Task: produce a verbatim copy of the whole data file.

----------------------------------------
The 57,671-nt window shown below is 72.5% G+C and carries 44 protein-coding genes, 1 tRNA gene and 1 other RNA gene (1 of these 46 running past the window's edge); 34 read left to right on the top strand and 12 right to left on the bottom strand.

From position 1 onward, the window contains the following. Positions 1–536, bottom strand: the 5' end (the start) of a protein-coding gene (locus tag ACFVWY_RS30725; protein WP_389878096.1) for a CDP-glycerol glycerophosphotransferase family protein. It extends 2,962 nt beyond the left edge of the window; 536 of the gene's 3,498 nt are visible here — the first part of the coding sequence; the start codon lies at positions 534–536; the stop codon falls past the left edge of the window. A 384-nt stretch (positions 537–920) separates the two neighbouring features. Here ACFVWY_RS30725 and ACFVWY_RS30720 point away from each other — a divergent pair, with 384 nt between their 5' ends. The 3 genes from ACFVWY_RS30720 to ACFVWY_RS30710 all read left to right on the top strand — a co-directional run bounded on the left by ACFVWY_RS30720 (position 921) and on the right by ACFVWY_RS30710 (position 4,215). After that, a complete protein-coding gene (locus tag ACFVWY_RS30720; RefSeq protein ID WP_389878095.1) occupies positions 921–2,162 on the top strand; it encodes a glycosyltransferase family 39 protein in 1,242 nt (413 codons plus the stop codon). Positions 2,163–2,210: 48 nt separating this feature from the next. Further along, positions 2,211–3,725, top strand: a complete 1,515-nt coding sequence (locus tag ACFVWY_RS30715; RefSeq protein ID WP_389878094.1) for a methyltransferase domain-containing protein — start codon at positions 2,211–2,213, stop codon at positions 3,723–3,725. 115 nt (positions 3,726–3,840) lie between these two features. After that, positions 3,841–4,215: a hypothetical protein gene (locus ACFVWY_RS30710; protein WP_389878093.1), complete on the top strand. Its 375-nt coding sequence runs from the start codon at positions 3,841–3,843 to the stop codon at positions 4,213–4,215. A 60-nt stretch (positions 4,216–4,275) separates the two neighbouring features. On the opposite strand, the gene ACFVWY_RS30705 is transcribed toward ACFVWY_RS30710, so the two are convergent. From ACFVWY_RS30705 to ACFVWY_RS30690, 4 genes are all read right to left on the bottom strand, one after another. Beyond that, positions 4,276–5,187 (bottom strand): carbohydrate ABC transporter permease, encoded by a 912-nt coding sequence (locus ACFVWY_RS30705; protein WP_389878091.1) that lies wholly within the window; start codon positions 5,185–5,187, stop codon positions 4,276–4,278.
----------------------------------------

The 57,671-nt window shown below is 72.5% G+C and carries 44 protein-coding genes, 1 tRNA gene and 1 other RNA gene (1 of these 46 running past the window's edge); 34 read left to right on the top strand and 12 right to left on the bottom strand.

From position 1 onward, the window contains the following. Positions 1–536, bottom strand: the 5' end (the start) of a protein-coding gene (locus tag ACFVWY_RS30725; protein WP_389878096.1) for a CDP-glycerol glycerophosphotransferase family protein. It extends 2,962 nt beyond the left edge of the window; 536 of the gene's 3,498 nt are visible here — the first part of the coding sequence; the start codon lies at positions 534–536; the stop codon falls past the left edge of the window. A 384-nt stretch (positions 537–920) separates the two neighbouring features. Here ACFVWY_RS30725 and ACFVWY_RS30720 point away from each other — a divergent pair, with 384 nt between their 5' ends. The 3 genes from ACFVWY_RS30720 to ACFVWY_RS30710 all read left to right on the top strand — a co-directional run bounded on the left by ACFVWY_RS30720 (position 921) and on the right by ACFVWY_RS30710 (position 4,215). After that, a complete protein-coding gene (locus tag ACFVWY_RS30720; RefSeq protein ID WP_389878095.1) occupies positions 921–2,162 on the top strand; it encodes a glycosyltransferase family 39 protein in 1,242 nt (413 codons plus the stop codon). Positions 2,163–2,210: 48 nt separating this feature from the next. Further along, positions 2,211–3,725, top strand: a complete 1,515-nt coding sequence (locus tag ACFVWY_RS30715; RefSeq protein ID WP_389878094.1) for a methyltransferase domain-containing protein — start codon at positions 2,211–2,213, stop codon at positions 3,723–3,725. 115 nt (positions 3,726–3,840) lie between these two features. After that, positions 3,841–4,215: a hypothetical protein gene (locus ACFVWY_RS30710; protein WP_389878093.1), complete on the top strand. Its 375-nt coding sequence runs from the start codon at positions 3,841–3,843 to the stop codon at positions 4,213–4,215. A 60-nt stretch (positions 4,216–4,275) separates the two neighbouring features. On the opposite strand, the gene ACFVWY_RS30705 is transcribed toward ACFVWY_RS30710, so the two are convergent. From ACFVWY_RS30705 to ACFVWY_RS30690, 4 genes are all read right to left on the bottom strand, one after another. Beyond that, positions 4,276–5,187 (bottom strand): carbohydrate ABC transporter permease, encoded by a 912-nt coding sequence (locus ACFVWY_RS30705; protein WP_389878091.1) that lies wholly within the window; start codon positions 5,185–5,187, stop codon positions 4,276–4,278.